Instead, magical thinking has predominated - as it did among many of my own comrades when I was an active Marxist - that presumes our problems will be solved by some manner of social cataclysm, or - more delusional still - that some formation of like-minded people will step in, the public now flocking to their banner, and make the necessary corrections.
In the US, the public by and large doesn't know who these people are or what they are talking about, and among many of the self-referential and sectarian enclaves of anarchists and socialists there seems to be a collective denial about the impenetrable power of popular culture on the minds of more than 99% of their national co-residents.
Oddly enough, almost all of them point to the civil rights movement in the US with no mention of the fact that it was led and organized not by political types, but by Southern black churches, beginning with a local bus boycott that was characterized by the political types as too narrow in scope; nor have many of them made much note of the fact that self-organized capitalism and consumer culture has co-opted the revolutionary kernel of that movement, and merely reorganized white supremacy, casting black folk into a state of abject political dependency on the Democratic Party.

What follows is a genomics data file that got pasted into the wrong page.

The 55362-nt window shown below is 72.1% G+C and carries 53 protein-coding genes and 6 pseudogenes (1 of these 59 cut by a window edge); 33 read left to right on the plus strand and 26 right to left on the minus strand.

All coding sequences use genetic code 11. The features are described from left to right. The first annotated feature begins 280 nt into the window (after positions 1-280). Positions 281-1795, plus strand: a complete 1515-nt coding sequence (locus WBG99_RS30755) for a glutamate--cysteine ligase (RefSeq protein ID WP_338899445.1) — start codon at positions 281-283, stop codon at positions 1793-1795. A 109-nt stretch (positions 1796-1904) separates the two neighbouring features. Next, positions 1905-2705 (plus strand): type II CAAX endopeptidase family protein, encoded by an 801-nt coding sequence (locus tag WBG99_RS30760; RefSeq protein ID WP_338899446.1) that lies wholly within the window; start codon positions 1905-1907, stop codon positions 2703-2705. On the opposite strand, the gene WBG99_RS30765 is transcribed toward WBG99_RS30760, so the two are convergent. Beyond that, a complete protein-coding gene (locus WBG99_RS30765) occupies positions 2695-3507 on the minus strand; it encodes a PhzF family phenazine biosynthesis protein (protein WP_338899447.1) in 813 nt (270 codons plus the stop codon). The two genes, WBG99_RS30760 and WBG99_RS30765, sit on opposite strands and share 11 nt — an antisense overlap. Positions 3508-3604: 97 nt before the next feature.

The quicker people get over the delusion of "world revolution" and such, the better. Especially in the US. God save us from "resistance" strategies!
Egypt's principle problem was not whether or not they had a "nice" liberal government or an opportunistic thug or a military junta; it was neoliberalism, the very system that all of the above were ready to embrace. Before it was that, it was the developmentalism that strengthened Egypt's comprador bourgeoisie when they were busy playing Soviets and Americans off against each other. Egypt's 2011 uprising has no analogy for US activists, who see large crowds bringing down a government, into which they then projected their own fantasies.
In the United States, the median age is 37. In Egypt, it is 24. 40% of the population lives below the poverty line, and unemployment is over 12%, 16% in urban areas; and those official figures - as they do in the US - under-represent the reality. In the 15-29 year old demographic, actual urban unemployment is more than 70%.
This is the reality that made Egypt a political tinderbox. The neoliberal policies of privatization, regressive taxation, and lowered wages - policies that conform Egypt to Washington's "consensus" - are the direct cause of these social problems; but knowing one is miserable and understanding why are two different things. This gap between experience and understanding is where demagogs of every stripe can conveniently fill in the blanks. That is something the US does share with Egypt, even if the bases of the problems are different.
As both Christian and pacifist, I have a lot to think about here, especially when people - sometimes Christian "progressives" - are promoting the latest edgy action or grand political strategy. Ten years from now there will be some reality we couldn't possibly have anticipated, and the world will still be broken. When we choose our actions, we might be on guard about the difference between witnessing (like truth-telling, going to jail, or hunger strikes, e.g.) and seeking power (pushing for policies and state actions the consequences of which we cannot know). We have been guaranteed a form of governance that will supersede any we can now comprehend.
As Stanley Hauerwas once said, "Jesus is Lord. All the rest is bullshit."